Luptak: We want to have an inclusive business that surrounds its community and brings in people from around here.

Best business advice you’ve ever received?

I am fortunate enough to have the very valuable and gold-class mentorship of Rob Brozin, co-founder of Nando’s. He’s one of the most inspirational people I’ve ever met. He always has the time to talk to me.

He told me “the essence of leadership is surrounding yourself with the right people”. It echoes every day in my life. You will achieve great things if you are surrounded with the right people. 

If the biggest investment in your business is its culture, you get people to work with you instead of for you and you could move mountains. 

How do you stay motivated?

Luptak: For me personally, I like being my own boss. I like being in control of my own time. 

The minute you realise that your time is more important than the money that you are earning, or whatever you are doing… the fact that there is no one that can tell me where I must be and what I must do is quite important to me – that is very motivating. 

I like working on projects that I want to do, like organisational culture and immersions. I really enjoy doing it because I see the results right in front of me.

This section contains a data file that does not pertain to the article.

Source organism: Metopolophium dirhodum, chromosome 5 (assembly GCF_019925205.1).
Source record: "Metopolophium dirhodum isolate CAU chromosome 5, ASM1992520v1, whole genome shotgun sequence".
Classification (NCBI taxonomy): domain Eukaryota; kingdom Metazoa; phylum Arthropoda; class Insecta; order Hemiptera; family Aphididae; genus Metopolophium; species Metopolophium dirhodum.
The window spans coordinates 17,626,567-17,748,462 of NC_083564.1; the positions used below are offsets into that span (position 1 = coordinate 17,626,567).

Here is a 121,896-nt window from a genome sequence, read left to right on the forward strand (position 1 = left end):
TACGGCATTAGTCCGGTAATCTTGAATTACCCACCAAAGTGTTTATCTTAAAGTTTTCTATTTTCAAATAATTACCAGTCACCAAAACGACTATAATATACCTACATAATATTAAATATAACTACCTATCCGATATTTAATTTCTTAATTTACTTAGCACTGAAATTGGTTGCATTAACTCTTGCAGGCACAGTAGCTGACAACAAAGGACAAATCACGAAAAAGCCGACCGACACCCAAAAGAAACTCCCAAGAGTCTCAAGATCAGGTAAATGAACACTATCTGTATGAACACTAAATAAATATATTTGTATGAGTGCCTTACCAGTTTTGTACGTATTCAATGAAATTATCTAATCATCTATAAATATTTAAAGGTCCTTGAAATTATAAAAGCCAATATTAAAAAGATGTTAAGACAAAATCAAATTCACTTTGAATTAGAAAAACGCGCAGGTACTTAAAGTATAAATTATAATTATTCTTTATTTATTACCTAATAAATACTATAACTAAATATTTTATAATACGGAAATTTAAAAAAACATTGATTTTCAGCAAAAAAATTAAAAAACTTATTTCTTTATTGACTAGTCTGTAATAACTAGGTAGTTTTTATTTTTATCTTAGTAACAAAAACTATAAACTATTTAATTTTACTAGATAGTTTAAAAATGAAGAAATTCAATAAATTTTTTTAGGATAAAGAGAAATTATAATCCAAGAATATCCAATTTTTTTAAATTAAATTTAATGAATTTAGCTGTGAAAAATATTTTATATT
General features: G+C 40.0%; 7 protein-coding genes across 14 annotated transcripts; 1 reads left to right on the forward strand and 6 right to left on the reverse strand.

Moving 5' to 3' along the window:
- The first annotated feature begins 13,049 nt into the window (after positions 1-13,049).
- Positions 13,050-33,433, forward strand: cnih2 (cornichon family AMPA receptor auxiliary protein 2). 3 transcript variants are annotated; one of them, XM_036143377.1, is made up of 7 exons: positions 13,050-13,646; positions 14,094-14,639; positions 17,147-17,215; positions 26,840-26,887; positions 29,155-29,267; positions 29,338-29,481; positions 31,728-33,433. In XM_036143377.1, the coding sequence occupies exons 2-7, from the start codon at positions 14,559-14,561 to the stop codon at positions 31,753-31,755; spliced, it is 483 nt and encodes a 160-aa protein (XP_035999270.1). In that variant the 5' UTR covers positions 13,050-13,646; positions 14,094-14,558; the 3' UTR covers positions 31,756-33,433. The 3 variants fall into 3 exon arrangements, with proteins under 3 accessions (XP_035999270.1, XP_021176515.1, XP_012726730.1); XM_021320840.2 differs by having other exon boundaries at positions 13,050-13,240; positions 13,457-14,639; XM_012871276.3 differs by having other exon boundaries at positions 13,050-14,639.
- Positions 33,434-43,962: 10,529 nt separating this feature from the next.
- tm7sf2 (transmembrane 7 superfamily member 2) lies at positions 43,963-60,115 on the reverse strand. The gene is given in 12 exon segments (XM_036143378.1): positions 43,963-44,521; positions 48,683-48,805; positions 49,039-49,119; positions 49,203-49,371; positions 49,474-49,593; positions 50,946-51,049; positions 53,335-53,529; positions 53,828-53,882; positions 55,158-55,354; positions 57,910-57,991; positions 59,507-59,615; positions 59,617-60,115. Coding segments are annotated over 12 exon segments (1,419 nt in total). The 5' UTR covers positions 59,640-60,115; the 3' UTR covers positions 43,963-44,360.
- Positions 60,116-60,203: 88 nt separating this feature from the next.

Also, working with great people is a huge motivator. It’s crazy how they are as motivated as you are. You can’t let them down or take the back seat by adopting a sluggish approach. You’ve really got to be on point. 

The fact that the community centre is there and offers kids an alternative keeps me going too.

What are 5101’s goals for the future?

Luptak: The space is still not entirely done. Once we are happy with what is happening here, we may have the opportunity of expanding in terms of square footage.

Varney: Part of what we find in South Africa and the way in which we’ve been operating in the last 20-odd years has been through this level of separation. 

If we can get corporate South Africa to start engaging differently with the inner city, using this space as one of the catalysts for that, then we would be doing what we set out to do.

This article originally appeared in the 1 February edition of finweek. Buy and download the magazine here